Chronic fatigue syndrome (CFS) is a disorder in which a person experiences extreme chronic fatigue that cannot be explained by any underlying medical condition. The fatigue may get worse with activity but it is not improved with rest. Besides fatigue, there are eight official symptoms associated with CFS: loss of memory or concentration, sore throat, enlarged lymph nodes, muscle pain, joint pain, headaches, unrefreshing sleep and extreme exhaustion lasting for more than 24 hours after physical or mental exercise. It is unclear what exactly causes CFS, but several theories include viral infections, immune system problems and hormone imbalances. CFS is often seen in conjunction with another illness such as myalgic encephalomyelitis (ME).

Diagnosing CFS can often be difficult because the symptoms are very similar to the symptoms of many other illnesses. Generally CFS is diagnosed after someone has been consistently fatigued for more than six months and/or has experienced at least four of the eight official symptoms. Treatment for CFS focuses on relieving symptoms and may include medication, graded exercise or counseling. Some find it helpful to reduce their stress, improve their sleep habits or simply pace themselves.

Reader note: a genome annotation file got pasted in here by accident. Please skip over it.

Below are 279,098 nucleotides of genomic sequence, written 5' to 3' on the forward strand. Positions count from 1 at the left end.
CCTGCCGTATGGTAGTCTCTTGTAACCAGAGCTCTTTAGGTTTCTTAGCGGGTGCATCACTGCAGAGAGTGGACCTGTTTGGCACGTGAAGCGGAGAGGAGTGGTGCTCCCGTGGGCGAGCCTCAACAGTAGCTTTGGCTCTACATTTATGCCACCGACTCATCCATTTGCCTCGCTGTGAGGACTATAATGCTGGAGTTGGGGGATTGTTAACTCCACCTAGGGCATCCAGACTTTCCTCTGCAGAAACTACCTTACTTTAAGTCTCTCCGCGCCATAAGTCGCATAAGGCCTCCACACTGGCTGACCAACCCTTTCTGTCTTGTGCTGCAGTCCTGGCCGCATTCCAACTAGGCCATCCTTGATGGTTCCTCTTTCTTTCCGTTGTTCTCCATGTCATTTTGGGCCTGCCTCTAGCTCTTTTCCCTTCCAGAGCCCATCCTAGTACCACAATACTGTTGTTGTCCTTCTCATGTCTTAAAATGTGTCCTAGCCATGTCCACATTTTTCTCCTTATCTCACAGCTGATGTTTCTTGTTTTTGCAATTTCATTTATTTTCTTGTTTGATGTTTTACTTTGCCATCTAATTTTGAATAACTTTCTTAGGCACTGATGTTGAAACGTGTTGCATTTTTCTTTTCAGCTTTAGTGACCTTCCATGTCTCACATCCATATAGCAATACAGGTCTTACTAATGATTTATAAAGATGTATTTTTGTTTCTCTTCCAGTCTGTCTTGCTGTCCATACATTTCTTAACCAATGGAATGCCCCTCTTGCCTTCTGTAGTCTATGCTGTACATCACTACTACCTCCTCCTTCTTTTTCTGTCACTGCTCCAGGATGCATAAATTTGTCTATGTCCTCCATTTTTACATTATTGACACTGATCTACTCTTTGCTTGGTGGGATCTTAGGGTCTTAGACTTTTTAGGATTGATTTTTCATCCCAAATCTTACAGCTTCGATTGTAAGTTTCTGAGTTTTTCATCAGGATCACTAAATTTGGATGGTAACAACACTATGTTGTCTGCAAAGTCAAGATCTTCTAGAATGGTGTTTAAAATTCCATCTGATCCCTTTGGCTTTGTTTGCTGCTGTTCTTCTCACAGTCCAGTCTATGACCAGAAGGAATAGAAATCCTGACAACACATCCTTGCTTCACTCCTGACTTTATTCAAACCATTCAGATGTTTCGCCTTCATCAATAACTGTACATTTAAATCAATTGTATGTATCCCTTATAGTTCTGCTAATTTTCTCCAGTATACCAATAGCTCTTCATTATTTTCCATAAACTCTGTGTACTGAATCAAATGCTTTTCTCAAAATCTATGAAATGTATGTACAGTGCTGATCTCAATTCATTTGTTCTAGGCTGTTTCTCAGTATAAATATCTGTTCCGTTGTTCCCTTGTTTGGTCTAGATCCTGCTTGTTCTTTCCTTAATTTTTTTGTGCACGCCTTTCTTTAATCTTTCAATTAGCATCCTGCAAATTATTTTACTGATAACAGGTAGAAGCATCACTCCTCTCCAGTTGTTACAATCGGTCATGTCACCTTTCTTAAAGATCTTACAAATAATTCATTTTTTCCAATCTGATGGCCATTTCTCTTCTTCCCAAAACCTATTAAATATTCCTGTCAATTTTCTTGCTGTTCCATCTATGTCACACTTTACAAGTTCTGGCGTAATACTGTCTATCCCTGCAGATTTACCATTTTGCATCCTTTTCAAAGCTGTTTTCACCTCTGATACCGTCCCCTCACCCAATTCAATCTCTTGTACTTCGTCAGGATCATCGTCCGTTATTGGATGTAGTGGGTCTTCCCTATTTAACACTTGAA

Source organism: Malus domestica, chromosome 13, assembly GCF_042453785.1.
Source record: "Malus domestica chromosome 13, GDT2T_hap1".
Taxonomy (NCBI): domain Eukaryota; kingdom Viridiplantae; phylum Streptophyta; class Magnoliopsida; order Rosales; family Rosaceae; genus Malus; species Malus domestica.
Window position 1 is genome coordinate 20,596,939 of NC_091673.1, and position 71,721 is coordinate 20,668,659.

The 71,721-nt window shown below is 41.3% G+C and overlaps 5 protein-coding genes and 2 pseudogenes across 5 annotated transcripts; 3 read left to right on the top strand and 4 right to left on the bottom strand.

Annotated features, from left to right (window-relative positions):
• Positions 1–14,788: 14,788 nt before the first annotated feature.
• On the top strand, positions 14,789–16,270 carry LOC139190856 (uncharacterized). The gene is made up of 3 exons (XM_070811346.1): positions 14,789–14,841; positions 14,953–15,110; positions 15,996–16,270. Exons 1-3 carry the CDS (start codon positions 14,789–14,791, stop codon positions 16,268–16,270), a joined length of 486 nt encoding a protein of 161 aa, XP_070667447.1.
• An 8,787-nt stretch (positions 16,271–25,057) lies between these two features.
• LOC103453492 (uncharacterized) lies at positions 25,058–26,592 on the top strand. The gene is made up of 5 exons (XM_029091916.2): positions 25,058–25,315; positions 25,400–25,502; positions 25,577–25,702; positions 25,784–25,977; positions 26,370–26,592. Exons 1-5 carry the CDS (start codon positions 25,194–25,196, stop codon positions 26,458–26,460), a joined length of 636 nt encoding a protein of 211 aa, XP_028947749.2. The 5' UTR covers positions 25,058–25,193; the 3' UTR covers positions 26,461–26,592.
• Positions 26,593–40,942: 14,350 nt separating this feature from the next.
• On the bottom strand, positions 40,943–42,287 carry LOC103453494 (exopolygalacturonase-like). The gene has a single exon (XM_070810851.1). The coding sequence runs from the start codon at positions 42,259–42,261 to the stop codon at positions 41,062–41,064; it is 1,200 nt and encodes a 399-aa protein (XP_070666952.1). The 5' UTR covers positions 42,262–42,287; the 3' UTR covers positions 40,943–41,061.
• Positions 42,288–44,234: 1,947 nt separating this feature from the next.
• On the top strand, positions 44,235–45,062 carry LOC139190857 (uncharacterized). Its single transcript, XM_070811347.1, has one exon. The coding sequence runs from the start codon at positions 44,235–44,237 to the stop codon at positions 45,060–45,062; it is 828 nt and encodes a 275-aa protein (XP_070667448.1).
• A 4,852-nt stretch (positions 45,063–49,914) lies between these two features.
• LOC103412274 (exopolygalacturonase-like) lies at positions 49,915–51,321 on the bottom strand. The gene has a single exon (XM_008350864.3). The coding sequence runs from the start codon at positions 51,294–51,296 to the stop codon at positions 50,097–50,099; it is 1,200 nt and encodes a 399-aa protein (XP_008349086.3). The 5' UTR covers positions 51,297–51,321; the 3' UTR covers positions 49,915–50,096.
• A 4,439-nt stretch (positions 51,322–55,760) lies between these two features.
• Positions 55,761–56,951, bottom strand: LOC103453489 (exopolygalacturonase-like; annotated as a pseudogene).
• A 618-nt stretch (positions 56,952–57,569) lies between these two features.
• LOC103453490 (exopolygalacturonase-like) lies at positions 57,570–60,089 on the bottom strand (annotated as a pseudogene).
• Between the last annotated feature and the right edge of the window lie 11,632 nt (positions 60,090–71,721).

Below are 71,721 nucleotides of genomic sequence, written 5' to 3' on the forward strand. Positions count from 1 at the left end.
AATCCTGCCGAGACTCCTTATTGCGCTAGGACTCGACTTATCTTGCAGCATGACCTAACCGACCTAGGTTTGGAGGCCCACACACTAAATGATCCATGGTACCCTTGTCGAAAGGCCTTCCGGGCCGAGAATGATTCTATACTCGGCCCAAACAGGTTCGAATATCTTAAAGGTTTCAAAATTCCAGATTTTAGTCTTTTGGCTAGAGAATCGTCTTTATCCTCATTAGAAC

The exhaustion and array of other symptoms that accompany CFS can have a big impact on a person’s lifestyle and routine – some days more than others. Although it can be tempting for people with CFS to push themselves on the days they feel better, many agree that it is incredibly important to pace yourself and say “no” to activities that might worsen the fatigue. Dividing up big tasks or chores into smaller and more manageable chunks is a good example of how to manage the illness while still performing one’s usual activities.

There are several organizations that aim to understand CFS so that better treatments options may be provided to patients. There are also a number of support groups that exist to help and connect people with CFS.

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